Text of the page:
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Fallen Smith Rock climber recovering from injuries

Climbers, instructor talk of safety measures

Climbers talk safety at Smith Rock

TERREBONNE, Ore. - A 31-year-old Portland woman seriously injured in a 25-foot fall while climbing at Smith Rock Monday afternoon, prompting a lengthy rescue, improved to fair condition Tuesday at St. Charles Bend, officials said.

Deschutes County Sheriff’s Office Search and Rescue was dispatched shortly after 3 p.m. to the report of a climber who initial reports indicated had fallen about 50 feet from about halfway up a climbing area known as Cocaine Gully, said Deputy Jim Whitcomb, assistant SAR coordinator.

A sheriff’s office reserve deputy and Mountain Rescue Unit leader responded to the scene and arrived at the climber’s location shortly before 4 p.m., Whitcomb said.

They learned the climber, Meghan Austin of Portland, actually had fallen to the ground, a distance of about 25 feet, and determined the rescue would require a technical rope system to safely lower the climber down to the trail.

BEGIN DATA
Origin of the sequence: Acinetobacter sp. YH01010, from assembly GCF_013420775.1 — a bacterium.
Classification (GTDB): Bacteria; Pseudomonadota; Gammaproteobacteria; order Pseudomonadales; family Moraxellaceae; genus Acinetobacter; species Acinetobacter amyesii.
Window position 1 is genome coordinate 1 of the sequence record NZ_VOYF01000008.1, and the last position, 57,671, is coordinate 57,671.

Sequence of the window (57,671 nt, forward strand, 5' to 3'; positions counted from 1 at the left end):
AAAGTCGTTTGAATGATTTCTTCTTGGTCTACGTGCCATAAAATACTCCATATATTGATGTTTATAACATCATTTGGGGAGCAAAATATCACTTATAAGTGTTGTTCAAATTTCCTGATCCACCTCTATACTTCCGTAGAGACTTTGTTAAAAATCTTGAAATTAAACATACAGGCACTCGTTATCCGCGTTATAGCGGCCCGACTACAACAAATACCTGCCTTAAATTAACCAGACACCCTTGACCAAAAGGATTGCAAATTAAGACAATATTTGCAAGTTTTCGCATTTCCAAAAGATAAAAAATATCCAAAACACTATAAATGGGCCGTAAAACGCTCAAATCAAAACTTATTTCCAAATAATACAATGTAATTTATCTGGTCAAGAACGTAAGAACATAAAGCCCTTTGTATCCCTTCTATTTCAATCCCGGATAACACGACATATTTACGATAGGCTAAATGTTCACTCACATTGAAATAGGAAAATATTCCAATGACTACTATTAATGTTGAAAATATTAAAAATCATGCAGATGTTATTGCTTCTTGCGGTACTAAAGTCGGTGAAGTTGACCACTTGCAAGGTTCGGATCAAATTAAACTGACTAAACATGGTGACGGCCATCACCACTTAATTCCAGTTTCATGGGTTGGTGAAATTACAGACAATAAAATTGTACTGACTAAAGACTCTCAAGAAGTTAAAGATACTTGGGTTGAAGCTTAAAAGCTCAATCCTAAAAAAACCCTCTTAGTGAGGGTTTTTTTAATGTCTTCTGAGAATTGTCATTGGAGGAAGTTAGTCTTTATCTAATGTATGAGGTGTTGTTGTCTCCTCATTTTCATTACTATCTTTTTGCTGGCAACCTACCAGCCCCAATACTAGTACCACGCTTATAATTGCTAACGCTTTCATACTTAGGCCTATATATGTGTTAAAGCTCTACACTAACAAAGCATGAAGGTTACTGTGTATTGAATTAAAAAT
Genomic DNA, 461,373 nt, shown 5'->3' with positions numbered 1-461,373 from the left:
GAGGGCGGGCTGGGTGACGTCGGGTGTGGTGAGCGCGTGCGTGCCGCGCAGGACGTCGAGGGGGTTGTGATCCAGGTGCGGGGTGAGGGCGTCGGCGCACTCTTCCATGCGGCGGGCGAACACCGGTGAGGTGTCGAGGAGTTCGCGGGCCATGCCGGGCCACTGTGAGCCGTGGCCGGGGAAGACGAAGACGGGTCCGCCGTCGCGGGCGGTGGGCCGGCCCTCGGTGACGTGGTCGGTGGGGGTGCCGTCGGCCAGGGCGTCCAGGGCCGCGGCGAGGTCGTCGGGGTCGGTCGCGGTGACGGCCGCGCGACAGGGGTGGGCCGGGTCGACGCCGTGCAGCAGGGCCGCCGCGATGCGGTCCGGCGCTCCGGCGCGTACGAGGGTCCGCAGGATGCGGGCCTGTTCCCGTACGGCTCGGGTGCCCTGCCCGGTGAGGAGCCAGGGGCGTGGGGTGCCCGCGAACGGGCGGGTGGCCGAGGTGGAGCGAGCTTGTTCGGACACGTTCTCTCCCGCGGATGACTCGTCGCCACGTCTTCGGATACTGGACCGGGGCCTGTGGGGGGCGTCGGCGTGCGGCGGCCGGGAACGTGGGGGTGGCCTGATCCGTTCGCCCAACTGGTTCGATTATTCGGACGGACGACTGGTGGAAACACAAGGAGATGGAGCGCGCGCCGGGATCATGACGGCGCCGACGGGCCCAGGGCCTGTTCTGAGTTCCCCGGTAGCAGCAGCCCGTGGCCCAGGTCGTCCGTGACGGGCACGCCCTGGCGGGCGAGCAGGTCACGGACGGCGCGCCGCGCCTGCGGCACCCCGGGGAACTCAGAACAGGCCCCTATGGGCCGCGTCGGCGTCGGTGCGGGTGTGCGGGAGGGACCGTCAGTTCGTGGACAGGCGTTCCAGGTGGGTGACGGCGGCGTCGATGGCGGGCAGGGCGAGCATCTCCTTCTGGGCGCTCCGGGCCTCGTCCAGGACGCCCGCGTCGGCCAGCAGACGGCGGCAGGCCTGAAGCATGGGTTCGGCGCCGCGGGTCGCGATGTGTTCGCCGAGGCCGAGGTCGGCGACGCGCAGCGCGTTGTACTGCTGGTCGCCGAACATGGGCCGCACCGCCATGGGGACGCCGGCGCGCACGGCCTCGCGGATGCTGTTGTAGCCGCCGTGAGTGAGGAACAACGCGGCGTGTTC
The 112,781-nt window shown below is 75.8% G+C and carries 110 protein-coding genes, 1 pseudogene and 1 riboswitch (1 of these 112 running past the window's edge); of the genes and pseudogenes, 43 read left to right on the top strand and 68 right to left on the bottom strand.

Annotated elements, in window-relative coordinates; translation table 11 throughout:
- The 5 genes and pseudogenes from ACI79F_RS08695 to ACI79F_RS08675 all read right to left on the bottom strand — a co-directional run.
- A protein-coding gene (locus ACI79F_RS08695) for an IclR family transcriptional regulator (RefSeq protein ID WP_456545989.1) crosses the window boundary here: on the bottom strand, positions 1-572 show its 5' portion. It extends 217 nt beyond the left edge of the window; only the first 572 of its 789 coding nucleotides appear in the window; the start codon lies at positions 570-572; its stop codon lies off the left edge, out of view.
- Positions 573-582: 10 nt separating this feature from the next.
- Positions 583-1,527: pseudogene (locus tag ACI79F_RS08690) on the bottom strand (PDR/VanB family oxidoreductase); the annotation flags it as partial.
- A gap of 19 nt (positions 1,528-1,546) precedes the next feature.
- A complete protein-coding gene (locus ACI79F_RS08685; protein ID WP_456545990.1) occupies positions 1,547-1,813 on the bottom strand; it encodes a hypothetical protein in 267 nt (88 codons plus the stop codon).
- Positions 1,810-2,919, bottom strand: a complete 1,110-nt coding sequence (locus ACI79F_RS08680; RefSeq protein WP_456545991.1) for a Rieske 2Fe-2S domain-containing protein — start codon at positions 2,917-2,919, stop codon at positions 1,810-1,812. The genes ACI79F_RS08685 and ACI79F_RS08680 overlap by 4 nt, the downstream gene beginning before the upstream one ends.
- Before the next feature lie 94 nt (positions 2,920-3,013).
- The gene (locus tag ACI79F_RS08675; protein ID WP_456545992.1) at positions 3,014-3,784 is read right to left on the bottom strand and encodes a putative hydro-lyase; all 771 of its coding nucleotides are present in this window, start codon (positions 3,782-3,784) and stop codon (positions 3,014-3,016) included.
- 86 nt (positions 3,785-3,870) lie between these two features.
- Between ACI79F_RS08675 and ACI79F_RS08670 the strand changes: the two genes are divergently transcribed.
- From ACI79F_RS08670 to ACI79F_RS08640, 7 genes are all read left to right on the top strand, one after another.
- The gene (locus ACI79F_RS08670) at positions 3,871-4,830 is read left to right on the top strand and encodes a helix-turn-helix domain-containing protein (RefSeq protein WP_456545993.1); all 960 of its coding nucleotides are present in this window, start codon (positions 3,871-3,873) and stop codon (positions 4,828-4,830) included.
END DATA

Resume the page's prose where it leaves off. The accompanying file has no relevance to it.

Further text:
Rescuers learned Austin was climbing with three friends and had rappelled past the end of her rope, Whitcomb said.

"It's the number one thing that causes accidents, and it's the easiest thing to prevent," David Potter, a climbing instructor at Smith Rock, said Tuesday.

He added that not even long-time climbers are immune, "I know four people personally who have done the same thing, all experienced climbers," Potter said.

Catherine Sao has been climbing for about a year, and said she triple-checks everything for safety.

"Even if your guide book says your rope is long enough, you always want to have that knot tied in there," she said.

A total of 16 SAR volunteers and two SAR deputies responded to the scene, assisted in the operation by a Smith Rock State Park ranger and Redmond Fire medics.

The rescue operation took until after sunset, requiring halogen lights to illuminate the gully, the deputy said.

The climber was packaged in a litter and lowered by ropes down the steep terrain, reaching the main hiking trail around 6:35 p.m., Whitcomb said. She was taken by wheeled litter to the footbridge below the main parking lot, a rescue that took until about 9:30 p.m. to conclude.

Austin was taken by Redmond Fire ambulance to St. Charles Bend with what Whitcomb described as serious but non-life-threatening injuries. A house supervisor said she was admitted in serious condition late Monday night, but had improved to fair condition by Tuesday afternoon.


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